Fears Modern Slavery Victims Are Falling Off Radar As Referrals See Huge Drop During Lockdown

More than 10,000 people were identified as potential victims of forced labour last year. But a lack of frontline services this year has seen figures drop.

It’s taken Matthew Norwood decades to recognise that he was a child victim of grooming and exploitation.

He was selling drugs from the age of 13 and by 16 he’d served time and become adept at spotting loneliness and neglect in other children, turning these vulnerabilities into a recruitment tool.

“You make them feel part of something,” he says, describing how he’d spot a child hanging near the group and strike up a chat or ask them to run an errand.

If they seemed gratified by the attention, he’d get them to stash some weed, or give them food, money or gifts to cement a sense of obligation.

Today’s county lines gangs use similar strategies, but escalate rapidly to coercion, often staging robberies of money or drugs left in the child’s care and forcing them to work for years to repay the debt.

“They know they’re exploiting kids. But they don’t care. You justify it. ‘I’m feeding them, that kid’s getting money. If I don’t do it someone else would’”

- Matthew Norwood, CEO of 1Message

Typically this involves trafficking the young person to small towns for days or weeks on end to deal drugs from houses that Simon Harding, director of the National Centre for Gang Research, describes as “filthy, rat-infested hellholes.” Violence and sexual abuse are rife.

“They know they’re exploiting kids. But they don’t care. You justify it. ‘I’m feeding them, that kid’s getting money. If I don’t do it someone else would’,” says Matthew, who as CEO of 1Message now trains others to detect signs of grooming.

The UK is in the midst of a modern slavery crisis. Every year since 2014, the number of people identified as potential victims of forced labour has soared, reaching 10,627 referrals last year – a 52% rise from 2018.

“Lockdown removed many of the usual ways of identifying children at risk of being exploited by gangs”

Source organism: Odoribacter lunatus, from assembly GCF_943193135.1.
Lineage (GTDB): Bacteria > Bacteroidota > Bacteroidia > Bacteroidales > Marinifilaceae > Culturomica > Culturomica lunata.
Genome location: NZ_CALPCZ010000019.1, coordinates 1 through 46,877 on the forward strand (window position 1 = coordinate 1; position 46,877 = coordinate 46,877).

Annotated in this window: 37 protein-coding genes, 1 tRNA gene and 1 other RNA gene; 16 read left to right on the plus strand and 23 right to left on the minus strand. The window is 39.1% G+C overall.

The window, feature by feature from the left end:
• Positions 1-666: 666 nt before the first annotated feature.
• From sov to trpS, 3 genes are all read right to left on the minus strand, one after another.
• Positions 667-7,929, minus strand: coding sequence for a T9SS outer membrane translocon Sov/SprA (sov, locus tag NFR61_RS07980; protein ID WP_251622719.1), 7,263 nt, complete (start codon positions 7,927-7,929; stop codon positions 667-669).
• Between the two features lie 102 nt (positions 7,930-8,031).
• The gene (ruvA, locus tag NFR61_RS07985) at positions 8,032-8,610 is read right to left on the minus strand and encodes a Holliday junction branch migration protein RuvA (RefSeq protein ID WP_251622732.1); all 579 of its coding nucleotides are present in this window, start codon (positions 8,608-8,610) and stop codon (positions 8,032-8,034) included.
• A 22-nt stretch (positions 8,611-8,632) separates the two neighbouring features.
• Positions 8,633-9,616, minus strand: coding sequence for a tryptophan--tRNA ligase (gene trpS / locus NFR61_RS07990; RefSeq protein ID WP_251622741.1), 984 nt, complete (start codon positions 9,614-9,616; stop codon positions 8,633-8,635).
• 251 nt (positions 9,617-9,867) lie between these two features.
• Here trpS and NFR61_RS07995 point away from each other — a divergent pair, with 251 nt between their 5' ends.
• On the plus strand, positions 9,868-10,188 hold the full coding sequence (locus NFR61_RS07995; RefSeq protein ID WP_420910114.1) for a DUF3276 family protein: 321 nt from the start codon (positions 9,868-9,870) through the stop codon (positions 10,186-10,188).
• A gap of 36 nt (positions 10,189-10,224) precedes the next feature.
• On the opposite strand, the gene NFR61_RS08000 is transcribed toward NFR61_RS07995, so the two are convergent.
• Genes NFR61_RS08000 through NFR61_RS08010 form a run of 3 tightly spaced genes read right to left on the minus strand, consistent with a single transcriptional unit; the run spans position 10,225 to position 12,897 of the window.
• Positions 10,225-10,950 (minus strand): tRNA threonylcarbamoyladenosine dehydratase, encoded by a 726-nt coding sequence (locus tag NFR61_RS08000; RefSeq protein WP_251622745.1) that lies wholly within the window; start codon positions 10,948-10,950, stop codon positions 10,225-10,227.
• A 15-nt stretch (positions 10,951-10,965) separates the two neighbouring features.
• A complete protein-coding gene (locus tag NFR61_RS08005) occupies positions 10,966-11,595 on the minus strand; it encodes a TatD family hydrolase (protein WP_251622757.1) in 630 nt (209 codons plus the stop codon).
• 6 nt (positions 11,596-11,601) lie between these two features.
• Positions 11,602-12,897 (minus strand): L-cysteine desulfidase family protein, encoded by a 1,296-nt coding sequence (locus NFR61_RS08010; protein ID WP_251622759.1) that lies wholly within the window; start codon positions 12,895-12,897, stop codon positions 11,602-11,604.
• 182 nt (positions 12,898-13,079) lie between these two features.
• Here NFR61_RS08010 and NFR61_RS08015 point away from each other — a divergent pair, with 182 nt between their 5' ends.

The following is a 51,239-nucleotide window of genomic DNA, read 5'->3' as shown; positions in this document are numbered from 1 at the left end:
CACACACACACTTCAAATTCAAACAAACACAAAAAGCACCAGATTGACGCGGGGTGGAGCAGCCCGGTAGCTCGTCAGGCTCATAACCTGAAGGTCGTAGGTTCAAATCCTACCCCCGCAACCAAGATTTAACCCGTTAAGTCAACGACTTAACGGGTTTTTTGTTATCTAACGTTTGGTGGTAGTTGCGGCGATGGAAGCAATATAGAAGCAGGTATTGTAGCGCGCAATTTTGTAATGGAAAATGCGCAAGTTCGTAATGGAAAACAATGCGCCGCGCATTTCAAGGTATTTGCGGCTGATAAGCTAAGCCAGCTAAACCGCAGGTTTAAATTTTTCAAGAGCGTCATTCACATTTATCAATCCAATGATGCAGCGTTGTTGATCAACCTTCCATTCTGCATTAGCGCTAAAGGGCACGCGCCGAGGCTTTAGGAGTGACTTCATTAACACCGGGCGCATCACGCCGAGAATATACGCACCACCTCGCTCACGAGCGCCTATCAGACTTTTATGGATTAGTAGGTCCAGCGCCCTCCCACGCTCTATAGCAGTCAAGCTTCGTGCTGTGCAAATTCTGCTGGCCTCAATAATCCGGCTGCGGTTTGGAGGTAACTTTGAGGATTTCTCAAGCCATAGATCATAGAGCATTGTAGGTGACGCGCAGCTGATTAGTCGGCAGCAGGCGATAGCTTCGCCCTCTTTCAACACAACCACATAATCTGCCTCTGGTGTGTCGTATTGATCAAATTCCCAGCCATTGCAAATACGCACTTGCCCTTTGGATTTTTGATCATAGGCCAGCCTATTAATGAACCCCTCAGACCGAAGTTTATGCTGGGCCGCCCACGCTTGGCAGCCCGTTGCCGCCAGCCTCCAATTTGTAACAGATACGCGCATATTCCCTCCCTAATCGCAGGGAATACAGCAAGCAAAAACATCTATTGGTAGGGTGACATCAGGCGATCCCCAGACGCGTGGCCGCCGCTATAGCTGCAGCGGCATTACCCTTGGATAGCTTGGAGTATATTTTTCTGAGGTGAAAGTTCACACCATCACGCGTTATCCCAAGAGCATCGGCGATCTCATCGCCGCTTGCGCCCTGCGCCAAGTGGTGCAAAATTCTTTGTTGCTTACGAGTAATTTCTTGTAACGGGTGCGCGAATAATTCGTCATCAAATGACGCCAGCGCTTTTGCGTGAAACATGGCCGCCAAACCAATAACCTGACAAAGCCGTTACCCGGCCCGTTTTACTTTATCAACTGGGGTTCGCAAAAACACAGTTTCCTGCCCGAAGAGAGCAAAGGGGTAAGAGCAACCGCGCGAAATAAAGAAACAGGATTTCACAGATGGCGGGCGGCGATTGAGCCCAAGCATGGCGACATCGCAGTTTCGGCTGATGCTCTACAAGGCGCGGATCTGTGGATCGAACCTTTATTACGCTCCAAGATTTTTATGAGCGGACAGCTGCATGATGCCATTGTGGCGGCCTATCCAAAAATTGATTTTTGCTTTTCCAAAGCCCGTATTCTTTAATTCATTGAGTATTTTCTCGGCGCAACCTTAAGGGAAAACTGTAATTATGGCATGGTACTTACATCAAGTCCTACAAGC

- Anne Longfield, children's commissioner for England

Worryingly, in the first three months of 2020, there was a sharp drop in these referrals; not because modern slavery is in decline, but rather because efforts to contain Covid-19 disrupted frontline services, meaning there have been fewer opportunities to spot those at risk.

Data collected by the Home Office shows that the largest group of modern slavery victims are now British children.

Almost all of these are British boys trafficked into forced labour by county lines gangs – a trend that charities and police warn has continued unabated during lockdown, as children are driven cross-country by their traffickers instead of relying on public transport, sometimes disguised as key workers.

The National Youth Agency launched a campaign during lockdown for youth workers to be classed as key workers, following its report that found organised crime gangs had adapted quickly to the pandemic and were grooming youngsters out of sight of the authorities.

Anne Longfield Childrens Commissioner for England
Anne Longfield Childrens Commissioner for England
HuffPost UK

Responding to the report, titled Hidden in Plain Sight, children’s commissioner Anne Longfield said: “Lockdown removed many of the usual ways of identifying children at risk of being exploited by gangs. With the closure of schools and youth centres, thousands of vulnerable young people have simply gone off the radar.

“As rules are relaxed there will be particular dangers for young people at risk of criminal exploitation.”

While lockdown is easing, for children who have been entrapped into modern slavery conditions by county lines gangs, the nightmare is likely to last for years.

“He went from being this laid-back lad to acting up, getting angry and anxious. He’d lose it over something silly and punch a hole in his bedroom door,” says Penny, whose then-teenage son was a promising gamer who competed in international tournaments.

When he and his girlfriend got pregnant, he began looking for more reliable sources of income – then disappearing for days on end. “He’d come back three or four days later, wearing someone else’s clothes and couldn’t look me in the eye,” says Penny.

“He was getting beaten. It aged him. I could see the damage that had been done to him”. Years later, in his 20s and in prison, he remains terrified of his traffickers.